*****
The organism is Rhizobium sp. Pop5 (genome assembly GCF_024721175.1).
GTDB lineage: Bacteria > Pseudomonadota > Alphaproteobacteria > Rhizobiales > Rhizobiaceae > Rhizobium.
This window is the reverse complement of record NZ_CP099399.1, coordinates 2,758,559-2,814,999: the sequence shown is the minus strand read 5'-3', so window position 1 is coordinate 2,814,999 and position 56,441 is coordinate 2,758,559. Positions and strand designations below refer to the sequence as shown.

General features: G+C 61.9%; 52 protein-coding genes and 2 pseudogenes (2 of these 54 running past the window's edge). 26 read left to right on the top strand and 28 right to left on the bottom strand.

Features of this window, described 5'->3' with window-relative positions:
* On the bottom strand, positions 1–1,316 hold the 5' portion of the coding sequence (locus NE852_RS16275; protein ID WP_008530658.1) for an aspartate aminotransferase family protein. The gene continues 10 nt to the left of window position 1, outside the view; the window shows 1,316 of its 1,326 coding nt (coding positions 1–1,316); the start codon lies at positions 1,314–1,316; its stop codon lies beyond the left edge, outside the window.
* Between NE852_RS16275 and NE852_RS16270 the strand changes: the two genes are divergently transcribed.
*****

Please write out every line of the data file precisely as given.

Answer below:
The organism is Rhizobium sp. Pop5 (genome assembly GCF_024721175.1).
GTDB lineage: Bacteria > Pseudomonadota > Alphaproteobacteria > Rhizobiales > Rhizobiaceae > Rhizobium.
This window is the reverse complement of record NZ_CP099399.1, coordinates 2,758,559-2,814,999: the sequence shown is the minus strand read 5'-3', so window position 1 is coordinate 2,814,999 and position 56,441 is coordinate 2,758,559. Positions and strand designations below refer to the sequence as shown.

General features: G+C 61.9%; 52 protein-coding genes and 2 pseudogenes (2 of these 54 running past the window's edge). 26 read left to right on the top strand and 28 right to left on the bottom strand.

Features of this window, described 5'->3' with window-relative positions:
* On the bottom strand, positions 1–1,316 hold the 5' portion of the coding sequence (locus NE852_RS16275; protein ID WP_008530658.1) for an aspartate aminotransferase family protein. The gene continues 10 nt to the left of window position 1, outside the view; the window shows 1,316 of its 1,326 coding nt (coding positions 1–1,316); the start codon lies at positions 1,314–1,316; its stop codon lies beyond the left edge, outside the window.
* Between NE852_RS16275 and NE852_RS16270 the strand changes: the two genes are divergently transcribed.